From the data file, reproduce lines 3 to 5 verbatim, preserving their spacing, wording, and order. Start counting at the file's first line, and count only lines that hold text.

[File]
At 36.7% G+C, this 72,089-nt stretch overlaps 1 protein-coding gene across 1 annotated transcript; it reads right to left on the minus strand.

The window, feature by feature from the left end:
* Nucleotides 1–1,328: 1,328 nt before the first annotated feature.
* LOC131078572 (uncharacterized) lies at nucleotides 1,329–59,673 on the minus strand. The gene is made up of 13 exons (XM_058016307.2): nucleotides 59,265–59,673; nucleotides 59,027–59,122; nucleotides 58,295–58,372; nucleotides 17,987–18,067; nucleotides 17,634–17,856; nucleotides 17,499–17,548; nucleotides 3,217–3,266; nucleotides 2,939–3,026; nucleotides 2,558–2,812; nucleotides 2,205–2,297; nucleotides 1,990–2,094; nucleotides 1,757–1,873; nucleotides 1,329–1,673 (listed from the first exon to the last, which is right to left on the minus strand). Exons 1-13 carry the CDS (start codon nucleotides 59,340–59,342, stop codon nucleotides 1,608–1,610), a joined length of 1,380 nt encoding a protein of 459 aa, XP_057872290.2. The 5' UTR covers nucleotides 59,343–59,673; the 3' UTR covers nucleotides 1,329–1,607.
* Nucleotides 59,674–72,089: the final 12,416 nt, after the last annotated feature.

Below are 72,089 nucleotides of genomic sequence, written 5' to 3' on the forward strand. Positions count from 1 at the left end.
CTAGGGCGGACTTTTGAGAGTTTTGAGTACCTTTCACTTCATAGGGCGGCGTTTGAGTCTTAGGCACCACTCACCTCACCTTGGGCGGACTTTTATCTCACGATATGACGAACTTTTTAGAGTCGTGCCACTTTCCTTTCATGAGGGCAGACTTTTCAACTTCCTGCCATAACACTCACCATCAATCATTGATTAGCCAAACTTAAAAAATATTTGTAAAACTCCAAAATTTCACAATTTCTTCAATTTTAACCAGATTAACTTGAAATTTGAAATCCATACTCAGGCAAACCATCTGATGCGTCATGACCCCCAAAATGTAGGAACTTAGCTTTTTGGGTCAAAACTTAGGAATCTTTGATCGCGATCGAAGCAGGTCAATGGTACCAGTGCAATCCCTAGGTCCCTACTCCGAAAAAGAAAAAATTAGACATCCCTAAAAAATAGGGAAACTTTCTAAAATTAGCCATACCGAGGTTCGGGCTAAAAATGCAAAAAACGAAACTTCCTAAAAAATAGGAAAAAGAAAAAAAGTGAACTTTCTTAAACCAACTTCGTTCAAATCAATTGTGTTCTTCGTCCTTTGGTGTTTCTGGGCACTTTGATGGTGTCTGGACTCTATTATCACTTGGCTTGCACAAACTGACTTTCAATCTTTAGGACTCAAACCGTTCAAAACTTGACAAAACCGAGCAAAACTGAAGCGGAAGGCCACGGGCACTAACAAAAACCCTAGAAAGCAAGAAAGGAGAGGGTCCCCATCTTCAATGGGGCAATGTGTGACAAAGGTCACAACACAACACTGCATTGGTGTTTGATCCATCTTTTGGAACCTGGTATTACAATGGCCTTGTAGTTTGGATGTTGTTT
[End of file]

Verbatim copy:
* Nucleotides 1–1,328: 1,328 nt before the first annotated feature.
* LOC131078572 (uncharacterized) lies at nucleotides 1,329–59,673 on the minus strand. The gene is made up of 13 exons (XM_058016307.2): nucleotides 59,265–59,673; nucleotides 59,027–59,122; nucleotides 58,295–58,372; nucleotides 17,987–18,067; nucleotides 17,634–17,856; nucleotides 17,499–17,548; nucleotides 3,217–3,266; nucleotides 2,939–3,026; nucleotides 2,558–2,812; nucleotides 2,205–2,297; nucleotides 1,990–2,094; nucleotides 1,757–1,873; nucleotides 1,329–1,673 (listed from the first exon to the last, which is right to left on the minus strand). Exons 1-13 carry the CDS (start codon nucleotides 59,340–59,342, stop codon nucleotides 1,608–1,610), a joined length of 1,380 nt encoding a protein of 459 aa, XP_057872290.2. The 5' UTR covers nucleotides 59,343–59,673; the 3' UTR covers nucleotides 1,329–1,607.
* Nucleotides 59,674–72,089: the final 12,416 nt, after the last annotated feature.